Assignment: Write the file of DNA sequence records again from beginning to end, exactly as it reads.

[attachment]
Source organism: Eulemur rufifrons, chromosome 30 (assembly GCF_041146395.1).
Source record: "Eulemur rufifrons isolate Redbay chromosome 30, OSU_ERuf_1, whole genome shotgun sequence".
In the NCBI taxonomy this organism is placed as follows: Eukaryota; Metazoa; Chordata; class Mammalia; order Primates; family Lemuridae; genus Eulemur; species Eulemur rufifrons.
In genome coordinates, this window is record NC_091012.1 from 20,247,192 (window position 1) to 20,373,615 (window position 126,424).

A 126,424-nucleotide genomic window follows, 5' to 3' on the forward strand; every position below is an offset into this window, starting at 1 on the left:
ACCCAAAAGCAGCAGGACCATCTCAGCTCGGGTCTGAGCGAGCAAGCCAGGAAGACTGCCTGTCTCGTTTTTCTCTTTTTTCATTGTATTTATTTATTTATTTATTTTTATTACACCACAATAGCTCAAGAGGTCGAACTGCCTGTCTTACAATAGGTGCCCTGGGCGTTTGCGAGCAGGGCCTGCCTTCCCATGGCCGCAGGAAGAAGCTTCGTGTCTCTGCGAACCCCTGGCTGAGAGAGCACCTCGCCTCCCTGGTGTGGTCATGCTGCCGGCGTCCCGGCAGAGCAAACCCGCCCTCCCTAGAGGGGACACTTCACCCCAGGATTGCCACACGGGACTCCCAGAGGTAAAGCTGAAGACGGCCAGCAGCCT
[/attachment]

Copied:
Source organism: Eulemur rufifrons, chromosome 30 (assembly GCF_041146395.1).
Source record: "Eulemur rufifrons isolate Redbay chromosome 30, OSU_ERuf_1, whole genome shotgun sequence".
In the NCBI taxonomy this organism is placed as follows: Eukaryota; Metazoa; Chordata; class Mammalia; order Primates; family Lemuridae; genus Eulemur; species Eulemur rufifrons.
In genome coordinates, this window is record NC_091012.1 from 20,247,192 (window position 1) to 20,373,615 (window position 126,424).

A 126,424-nucleotide genomic window follows, 5' to 3' on the forward strand; every position below is an offset into this window, starting at 1 on the left:
ACCCAAAAGCAGCAGGACCATCTCAGCTCGGGTCTGAGCGAGCAAGCCAGGAAGACTGCCTGTCTCGTTTTTCTCTTTTTTCATTGTATTTATTTATTTATTTATTTTTATTACACCACAATAGCTCAAGAGGTCGAACTGCCTGTCTTACAATAGGTGCCCTGGGCGTTTGCGAGCAGGGCCTGCCTTCCCATGGCCGCAGGAAGAAGCTTCGTGTCTCTGCGAACCCCTGGCTGAGAGAGCACCTCGCCTCCCTGGTGTGGTCATGCTGCCGGCGTCCCGGCAGAGCAAACCCGCCCTCCCTAGAGGGGACACTTCACCCCAGGATTGCCACACGGGACTCCCAGAGGTAAAGCTGAAGACGGCCAGCAGCCT